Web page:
Bizarro is brought to you today by Huh?
Contrary to usual, I had more fun drawing the strip version of this one than the vertical panel. It’s entirely because of the giant bunny attack on screen, of course. I’d love to see the whole movie.
BIZARRO OF THE LIVING DEAD: As you can see, today’s panel isn’t the only Medusa cartoon I’ve ever drawn. This one from 1998 was never published in Bizarro, of course, but appeared in a Swedish magazine or two and is in my autobiography, “Bizarro and Other Strange Manifestations of the Art of Dan Piraro”. This is one of my favorite gags I’ve ever written and I’m thrilled to have a good excuse to share it with you here.
Bizarro is brought to you today by A Little Head.
This “guise/guys” bit of wordplay was mentioned to me by my pal, Edwin, at his fourth of July party back in 1776. (No wait––that’s something from history class. It must have been this year.) I let it bounce around in my head for a few months, then had it surgically removed and placed here for your brief pleasure. (more…)
Bizarro is brought to you today by Suspicious Origins.
Here’s the latest offering from my good friend and occasional collaborator, Cliff Harris the King of Wordplay. It’s a simple gag but I think it’s fun.
I’m not sure where I stand on the existence of extra-terrestrial life and its likelihood of visiting this planet. Considering the vastness of the universe, it seems likely that there is intelligent life elsewhere. Whether or not there exists any capable of visiting here is endlessly debatable. Humans have a natural habit of seeing things that aren’t there and building stories around the experience, so my rational side is inclined to dismiss UFO stories. On the other hand, I saw a video once of 8 or 10 very respectable citizens of Earth testifying at length before a Senate committee about experiences they’d had that defied any other explanation. These weren’t random rednecks (like Cliff) or creative yahoos (like me) but people who held high-ranking positions in the military and business world, so they had plenty to lose by saying things into a microphone that most people would consider wacky. Based on that one video, I’m still skeptical but open minded. It would not surprise me greatly to find out either were true. (more…)
Bizarro is brought to you today by Visions.
Here is another of my cartoons that points out the biological need for superstition in the human primate. I realize this is an unpopular view in America, but I intentionally don’t shy away from gags that may lose readers––just one of the many reasons I am not rich. Any one person’s personal beliefs, whether they are in traditional ideas of “god” or in the Flying Spaghetti Monster, are not my concern but when viewed from a rational position, they are rather hilarious. They also have a powerful effect on society as so many people worldwide make important decisions based on what they believe their own version of the “invisible magic person in the sky” wants them to do. When they believe their super hero is telling them to help the sick and poor it’s one thing, when they believe it wants them to fly planes into a building full of people (this is 9/11, after all), it’s quite another. And that skips all of the middle-range offenses that people use religion for: bigotry against various races, creeds, sexual orientations, etc. Admirably, comedian Ricky Gervais has made a very public practice of poking fun at religion, but he waited until he was as rich as God to do it. (more…)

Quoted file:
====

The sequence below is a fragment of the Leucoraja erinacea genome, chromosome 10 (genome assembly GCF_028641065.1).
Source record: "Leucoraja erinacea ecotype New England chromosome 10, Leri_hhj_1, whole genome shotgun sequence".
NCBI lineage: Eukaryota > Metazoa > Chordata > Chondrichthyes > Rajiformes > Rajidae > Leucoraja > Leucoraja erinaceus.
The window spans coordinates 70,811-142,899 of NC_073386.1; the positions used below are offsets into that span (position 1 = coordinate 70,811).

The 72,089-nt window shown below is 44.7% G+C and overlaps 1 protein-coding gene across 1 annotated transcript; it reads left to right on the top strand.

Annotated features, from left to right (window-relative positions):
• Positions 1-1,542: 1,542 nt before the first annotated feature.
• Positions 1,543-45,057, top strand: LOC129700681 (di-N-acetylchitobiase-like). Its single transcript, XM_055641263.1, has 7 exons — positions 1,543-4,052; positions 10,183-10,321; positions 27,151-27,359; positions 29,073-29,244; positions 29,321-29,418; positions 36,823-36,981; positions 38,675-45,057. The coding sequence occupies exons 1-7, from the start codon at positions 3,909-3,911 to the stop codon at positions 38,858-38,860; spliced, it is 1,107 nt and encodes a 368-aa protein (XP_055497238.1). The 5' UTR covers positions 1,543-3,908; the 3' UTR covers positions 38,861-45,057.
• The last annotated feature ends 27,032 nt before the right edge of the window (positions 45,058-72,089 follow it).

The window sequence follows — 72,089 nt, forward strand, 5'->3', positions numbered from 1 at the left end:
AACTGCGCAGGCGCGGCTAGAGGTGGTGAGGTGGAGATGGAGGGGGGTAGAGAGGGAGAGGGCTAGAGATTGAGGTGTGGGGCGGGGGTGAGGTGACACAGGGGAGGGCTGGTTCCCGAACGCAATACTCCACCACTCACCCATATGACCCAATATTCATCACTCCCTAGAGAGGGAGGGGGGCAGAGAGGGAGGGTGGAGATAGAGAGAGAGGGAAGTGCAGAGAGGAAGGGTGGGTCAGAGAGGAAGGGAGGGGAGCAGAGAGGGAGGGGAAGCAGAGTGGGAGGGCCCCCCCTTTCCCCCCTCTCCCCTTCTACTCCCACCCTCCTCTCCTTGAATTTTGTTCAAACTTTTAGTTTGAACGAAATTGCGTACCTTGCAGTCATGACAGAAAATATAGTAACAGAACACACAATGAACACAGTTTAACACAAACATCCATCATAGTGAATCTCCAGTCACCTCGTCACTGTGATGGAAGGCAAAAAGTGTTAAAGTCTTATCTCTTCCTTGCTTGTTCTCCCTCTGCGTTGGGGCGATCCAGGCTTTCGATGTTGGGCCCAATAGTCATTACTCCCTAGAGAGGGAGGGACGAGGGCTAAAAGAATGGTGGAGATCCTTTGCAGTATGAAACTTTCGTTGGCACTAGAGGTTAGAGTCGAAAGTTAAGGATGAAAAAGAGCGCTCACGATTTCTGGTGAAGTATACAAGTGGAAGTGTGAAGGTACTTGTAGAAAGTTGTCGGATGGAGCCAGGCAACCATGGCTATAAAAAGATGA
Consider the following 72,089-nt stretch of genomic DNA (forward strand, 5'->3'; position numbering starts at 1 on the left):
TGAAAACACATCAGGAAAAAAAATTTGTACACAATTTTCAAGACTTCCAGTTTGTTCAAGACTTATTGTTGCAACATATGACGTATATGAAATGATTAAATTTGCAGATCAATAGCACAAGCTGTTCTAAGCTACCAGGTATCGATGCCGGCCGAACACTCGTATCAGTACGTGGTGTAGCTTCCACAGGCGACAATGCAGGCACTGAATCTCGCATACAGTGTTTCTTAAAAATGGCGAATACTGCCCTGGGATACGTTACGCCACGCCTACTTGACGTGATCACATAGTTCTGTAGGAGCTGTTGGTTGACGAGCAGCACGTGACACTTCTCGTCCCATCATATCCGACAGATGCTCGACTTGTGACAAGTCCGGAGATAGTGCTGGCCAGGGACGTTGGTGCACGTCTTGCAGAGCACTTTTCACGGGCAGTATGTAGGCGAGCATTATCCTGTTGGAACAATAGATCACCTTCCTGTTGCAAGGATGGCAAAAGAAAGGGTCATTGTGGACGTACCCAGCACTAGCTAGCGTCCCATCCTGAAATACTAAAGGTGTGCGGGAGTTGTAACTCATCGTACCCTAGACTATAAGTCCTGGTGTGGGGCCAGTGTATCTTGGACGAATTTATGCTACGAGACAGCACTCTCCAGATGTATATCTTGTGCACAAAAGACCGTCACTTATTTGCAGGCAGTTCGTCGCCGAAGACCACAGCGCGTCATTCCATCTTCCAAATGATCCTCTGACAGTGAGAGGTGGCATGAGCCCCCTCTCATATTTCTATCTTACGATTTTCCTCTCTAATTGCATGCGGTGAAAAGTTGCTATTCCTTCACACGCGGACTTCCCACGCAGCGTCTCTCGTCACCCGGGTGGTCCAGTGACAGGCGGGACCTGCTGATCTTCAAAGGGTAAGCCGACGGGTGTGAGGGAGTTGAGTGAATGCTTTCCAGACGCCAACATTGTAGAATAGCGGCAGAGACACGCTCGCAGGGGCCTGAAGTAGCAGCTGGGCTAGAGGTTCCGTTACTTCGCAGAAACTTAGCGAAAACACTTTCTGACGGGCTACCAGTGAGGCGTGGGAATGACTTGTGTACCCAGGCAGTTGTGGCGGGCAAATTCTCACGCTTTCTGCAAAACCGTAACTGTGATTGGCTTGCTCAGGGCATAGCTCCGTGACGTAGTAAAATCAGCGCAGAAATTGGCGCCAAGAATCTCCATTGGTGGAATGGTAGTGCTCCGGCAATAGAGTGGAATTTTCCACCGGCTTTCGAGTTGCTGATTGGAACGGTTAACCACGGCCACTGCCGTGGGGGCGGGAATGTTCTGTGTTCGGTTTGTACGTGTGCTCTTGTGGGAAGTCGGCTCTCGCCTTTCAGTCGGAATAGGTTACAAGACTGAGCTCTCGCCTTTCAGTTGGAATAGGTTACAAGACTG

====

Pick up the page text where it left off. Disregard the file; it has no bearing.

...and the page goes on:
Bizarro is brought to you today by Anatomical Incorrectness.
“Flashing” ––the practice of being naked under a coat and briefly exposing one’s genitals to strangers––has been a popular hobby among people thus inclined for centuries. But do you remember the brief but stunning national fad of “streaking”? It happened in the early 1970s and entailed one or more people running stark naked (but for running shoes and occasionally a facial disguise) through a public event of some kind. This had long been an occasional activity on college campuses, but in the seventies it became what some people called an “epidemic”. Perhaps the most famous of these heinous displays of degeneracy was when someone ran naked across the stage of a live telecast of The Academy Awards in 1974. Actor David Niven was introducing Elizabeth Taylor when a guy named Robert Opel streaked naked across stage behind him. The most hysterical part of the whole streaking phenomenon was, of course, the effect it had on certain members of society who seemed certain that Western Civilization would come to an end if this kind of thing was allowed to continue. People actually got arrested and prosecuted. Talk about a victimless crime. (more…)